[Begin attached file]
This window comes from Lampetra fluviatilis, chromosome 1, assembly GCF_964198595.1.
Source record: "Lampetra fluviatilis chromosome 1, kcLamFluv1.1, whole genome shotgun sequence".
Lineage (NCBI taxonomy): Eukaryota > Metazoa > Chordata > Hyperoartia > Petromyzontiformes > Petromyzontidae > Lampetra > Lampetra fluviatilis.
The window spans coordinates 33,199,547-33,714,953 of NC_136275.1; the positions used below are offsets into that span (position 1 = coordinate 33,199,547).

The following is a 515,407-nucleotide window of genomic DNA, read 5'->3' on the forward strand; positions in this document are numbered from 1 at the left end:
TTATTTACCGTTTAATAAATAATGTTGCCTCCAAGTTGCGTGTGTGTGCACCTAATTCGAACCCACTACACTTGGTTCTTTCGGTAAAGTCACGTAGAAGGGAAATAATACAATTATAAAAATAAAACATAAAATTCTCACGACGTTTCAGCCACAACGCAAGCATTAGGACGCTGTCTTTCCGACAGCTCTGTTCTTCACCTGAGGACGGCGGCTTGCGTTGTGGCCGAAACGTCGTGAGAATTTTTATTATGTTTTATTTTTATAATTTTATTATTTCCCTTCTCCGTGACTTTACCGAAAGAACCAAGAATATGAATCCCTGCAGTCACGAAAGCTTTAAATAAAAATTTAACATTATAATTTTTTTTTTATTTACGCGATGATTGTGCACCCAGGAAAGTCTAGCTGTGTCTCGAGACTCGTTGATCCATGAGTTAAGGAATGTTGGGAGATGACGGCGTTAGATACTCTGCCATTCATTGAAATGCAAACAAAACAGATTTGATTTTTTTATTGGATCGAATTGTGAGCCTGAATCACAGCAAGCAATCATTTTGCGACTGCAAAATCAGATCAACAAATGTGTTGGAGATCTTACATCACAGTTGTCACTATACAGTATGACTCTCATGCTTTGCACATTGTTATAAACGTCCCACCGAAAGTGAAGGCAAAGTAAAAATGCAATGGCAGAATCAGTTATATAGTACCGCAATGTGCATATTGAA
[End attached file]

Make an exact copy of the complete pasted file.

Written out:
This window comes from Lampetra fluviatilis, chromosome 1, assembly GCF_964198595.1.
Source record: "Lampetra fluviatilis chromosome 1, kcLamFluv1.1, whole genome shotgun sequence".
Lineage (NCBI taxonomy): Eukaryota > Metazoa > Chordata > Hyperoartia > Petromyzontiformes > Petromyzontidae > Lampetra > Lampetra fluviatilis.
The window spans coordinates 33,199,547-33,714,953 of NC_136275.1; the positions used below are offsets into that span (position 1 = coordinate 33,199,547).

The following is a 515,407-nucleotide window of genomic DNA, read 5'->3' on the forward strand; positions in this document are numbered from 1 at the left end:
TTATTTACCGTTTAATAAATAATGTTGCCTCCAAGTTGCGTGTGTGTGCACCTAATTCGAACCCACTACACTTGGTTCTTTCGGTAAAGTCACGTAGAAGGGAAATAATACAATTATAAAAATAAAACATAAAATTCTCACGACGTTTCAGCCACAACGCAAGCATTAGGACGCTGTCTTTCCGACAGCTCTGTTCTTCACCTGAGGACGGCGGCTTGCGTTGTGGCCGAAACGTCGTGAGAATTTTTATTATGTTTTATTTTTATAATTTTATTATTTCCCTTCTCCGTGACTTTACCGAAAGAACCAAGAATATGAATCCCTGCAGTCACGAAAGCTTTAAATAAAAATTTAACATTATAATTTTTTTTTTATTTACGCGATGATTGTGCACCCAGGAAAGTCTAGCTGTGTCTCGAGACTCGTTGATCCATGAGTTAAGGAATGTTGGGAGATGACGGCGTTAGATACTCTGCCATTCATTGAAATGCAAACAAAACAGATTTGATTTTTTTATTGGATCGAATTGTGAGCCTGAATCACAGCAAGCAATCATTTTGCGACTGCAAAATCAGATCAACAAATGTGTTGGAGATCTTACATCACAGTTGTCACTATACAGTATGACTCTCATGCTTTGCACATTGTTATAAACGTCCCACCGAAAGTGAAGGCAAAGTAAAAATGCAATGGCAGAATCAGTTATATAGTACCGCAATGTGCATATTGAA